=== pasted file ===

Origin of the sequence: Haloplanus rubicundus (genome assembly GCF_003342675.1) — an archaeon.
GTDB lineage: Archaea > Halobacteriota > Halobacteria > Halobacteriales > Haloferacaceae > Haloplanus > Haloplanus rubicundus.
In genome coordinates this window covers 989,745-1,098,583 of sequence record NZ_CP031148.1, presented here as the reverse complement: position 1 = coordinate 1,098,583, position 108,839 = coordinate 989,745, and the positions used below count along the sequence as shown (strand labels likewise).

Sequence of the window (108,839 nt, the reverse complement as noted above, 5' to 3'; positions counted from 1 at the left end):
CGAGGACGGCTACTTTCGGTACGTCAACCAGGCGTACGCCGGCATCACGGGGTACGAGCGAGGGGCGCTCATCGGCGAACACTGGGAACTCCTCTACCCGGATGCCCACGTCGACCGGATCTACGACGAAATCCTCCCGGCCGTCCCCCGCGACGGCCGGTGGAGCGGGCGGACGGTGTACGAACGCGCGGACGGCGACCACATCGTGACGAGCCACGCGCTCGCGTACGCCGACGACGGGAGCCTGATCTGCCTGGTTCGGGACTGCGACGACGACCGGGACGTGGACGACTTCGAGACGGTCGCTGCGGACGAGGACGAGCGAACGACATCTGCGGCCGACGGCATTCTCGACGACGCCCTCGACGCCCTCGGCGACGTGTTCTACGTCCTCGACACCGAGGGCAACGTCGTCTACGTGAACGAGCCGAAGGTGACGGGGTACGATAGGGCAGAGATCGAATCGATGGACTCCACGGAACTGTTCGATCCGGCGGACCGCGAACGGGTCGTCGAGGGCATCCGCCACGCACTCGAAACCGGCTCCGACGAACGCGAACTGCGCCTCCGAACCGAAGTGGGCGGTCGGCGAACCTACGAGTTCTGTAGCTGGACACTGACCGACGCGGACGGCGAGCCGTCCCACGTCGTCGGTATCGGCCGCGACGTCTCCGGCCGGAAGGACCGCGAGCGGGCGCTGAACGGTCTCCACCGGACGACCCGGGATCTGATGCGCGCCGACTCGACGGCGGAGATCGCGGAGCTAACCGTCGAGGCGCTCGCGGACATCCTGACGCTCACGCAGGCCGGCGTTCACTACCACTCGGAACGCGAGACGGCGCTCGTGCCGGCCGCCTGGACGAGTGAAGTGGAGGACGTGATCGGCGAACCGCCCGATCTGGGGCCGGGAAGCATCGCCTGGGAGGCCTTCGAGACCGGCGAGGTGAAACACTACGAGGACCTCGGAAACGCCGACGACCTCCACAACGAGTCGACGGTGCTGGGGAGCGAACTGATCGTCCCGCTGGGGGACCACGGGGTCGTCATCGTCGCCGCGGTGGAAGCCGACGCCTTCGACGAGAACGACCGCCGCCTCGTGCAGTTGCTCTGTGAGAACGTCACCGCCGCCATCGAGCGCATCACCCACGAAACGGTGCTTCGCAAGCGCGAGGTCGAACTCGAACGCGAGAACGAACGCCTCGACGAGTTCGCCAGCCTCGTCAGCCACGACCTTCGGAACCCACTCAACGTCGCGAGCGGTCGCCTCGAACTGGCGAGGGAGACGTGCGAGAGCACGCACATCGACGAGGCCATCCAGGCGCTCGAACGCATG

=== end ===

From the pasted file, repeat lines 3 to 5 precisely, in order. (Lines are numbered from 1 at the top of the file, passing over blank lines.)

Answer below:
In genome coordinates this window covers 989,745-1,098,583 of sequence record NZ_CP031148.1, presented here as the reverse complement: position 1 = coordinate 1,098,583, position 108,839 = coordinate 989,745, and the positions used below count along the sequence as shown (strand labels likewise).

Sequence of the window (108,839 nt, the reverse complement as noted above, 5' to 3'; positions counted from 1 at the left end):
CGAGGACGGCTACTTTCGGTACGTCAACCAGGCGTACGCCGGCATCACGGGGTACGAGCGAGGGGCGCTCATCGGCGAACACTGGGAACTCCTCTACCCGGATGCCCACGTCGACCGGATCTACGACGAAATCCTCCCGGCCGTCCCCCGCGACGGCCGGTGGAGCGGGCGGACGGTGTACGAACGCGCGGACGGCGACCACATCGTGACGAGCCACGCGCTCGCGTACGCCGACGACGGGAGCCTGATCTGCCTGGTTCGGGACTGCGACGACGACCGGGACGTGGACGACTTCGAGACGGTCGCTGCGGACGAGGACGAGCGAACGACATCTGCGGCCGACGGCATTCTCGACGACGCCCTCGACGCCCTCGGCGACGTGTTCTACGTCCTCGACACCGAGGGCAACGTCGTCTACGTGAACGAGCCGAAGGTGACGGGGTACGATAGGGCAGAGATCGAATCGATGGACTCCACGGAACTGTTCGATCCGGCGGACCGCGAACGGGTCGTCGAGGGCATCCGCCACGCACTCGAAACCGGCTCCGACGAACGCGAACTGCGCCTCCGAACCGAAGTGGGCGGTCGGCGAACCTACGAGTTCTGTAGCTGGACACTGACCGACGCGGACGGCGAGCCGTCCCACGTCGTCGGTATCGGCCGCGACGTCTCCGGCCGGAAGGACCGCGAGCGGGCGCTGAACGGTCTCCACCGGACGACCCGGGATCTGATGCGCGCCGACTCGACGGCGGAGATCGCGGAGCTAACCGTCGAGGCGCTCGCGGACATCCTGACGCTCACGCAGGCCGGCGTTCACTACCACTCGGAACGCGAGACGGCGCTCGTGCCGGCCGCCTGGACGAGTGAAGTGGAGGACGTGATCGGCGAACCGCCCGATCTGGGGCCGGGAAGCATCGCCTGGGAGGCCTTCGAGACCGGCGAGGTGAAACACTACGAGGACCTCGGAAACGCCGACGACCTCCACAACGAGTCGACGGTGCTGGGGAGCGAACTGATCGTCCCGCTGGGGGACCACGGGGTCGTCATCGTCGCCGCGGTGGAAGCCGACGCCTTCGACGAGAACGACCGCCGCCTCGTGCAGTTGCTCTGTGAGAACGTCACCGCCGCCATCGAGCGCATCACCCACGAAACGGTGCTTCGCAAGCGCGAGGTCGAACTCGAACGCGAGAACGAACGCCTCGACGAGTTCGCCAGCCTCGTCAGCCACGACCTTCGGAACCCACTCAACGTCGCGAGCGGTCGCCTCGAACTGGCGAGGGAGACGTGCGAGAGCACGCACATCGACGAGGCCATCCAGGCGCTCGAACGCATG